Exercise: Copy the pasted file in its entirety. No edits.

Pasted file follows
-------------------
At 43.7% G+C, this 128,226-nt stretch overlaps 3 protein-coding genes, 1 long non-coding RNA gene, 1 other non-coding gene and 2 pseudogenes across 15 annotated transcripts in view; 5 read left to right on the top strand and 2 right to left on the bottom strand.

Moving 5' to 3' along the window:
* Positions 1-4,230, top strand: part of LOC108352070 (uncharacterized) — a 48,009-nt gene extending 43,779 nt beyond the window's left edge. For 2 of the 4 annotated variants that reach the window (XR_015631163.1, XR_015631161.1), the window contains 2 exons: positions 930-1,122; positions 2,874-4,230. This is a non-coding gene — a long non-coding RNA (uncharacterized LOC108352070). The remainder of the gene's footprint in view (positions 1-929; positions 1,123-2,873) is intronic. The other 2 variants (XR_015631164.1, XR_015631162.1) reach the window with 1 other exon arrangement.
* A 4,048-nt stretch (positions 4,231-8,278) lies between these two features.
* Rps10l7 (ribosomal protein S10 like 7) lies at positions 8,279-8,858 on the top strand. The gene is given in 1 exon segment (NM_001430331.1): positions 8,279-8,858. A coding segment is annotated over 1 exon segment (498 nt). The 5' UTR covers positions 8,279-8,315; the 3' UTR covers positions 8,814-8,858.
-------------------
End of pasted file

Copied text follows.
At 43.7% G+C, this 128,226-nt stretch overlaps 3 protein-coding genes, 1 long non-coding RNA gene, 1 other non-coding gene and 2 pseudogenes across 15 annotated transcripts in view; 5 read left to right on the top strand and 2 right to left on the bottom strand.

Moving 5' to 3' along the window:
* Positions 1-4,230, top strand: part of LOC108352070 (uncharacterized) — a 48,009-nt gene extending 43,779 nt beyond the window's left edge. For 2 of the 4 annotated variants that reach the window (XR_015631163.1, XR_015631161.1), the window contains 2 exons: positions 930-1,122; positions 2,874-4,230. This is a non-coding gene — a long non-coding RNA (uncharacterized LOC108352070). The remainder of the gene's footprint in view (positions 1-929; positions 1,123-2,873) is intronic. The other 2 variants (XR_015631164.1, XR_015631162.1) reach the window with 1 other exon arrangement.
* A 4,048-nt stretch (positions 4,231-8,278) lies between these two features.
* Rps10l7 (ribosomal protein S10 like 7) lies at positions 8,279-8,858 on the top strand. The gene is given in 1 exon segment (NM_001430331.1): positions 8,279-8,858. A coding segment is annotated over 1 exon segment (498 nt). The 5' UTR covers positions 8,279-8,315; the 3' UTR covers positions 8,814-8,858.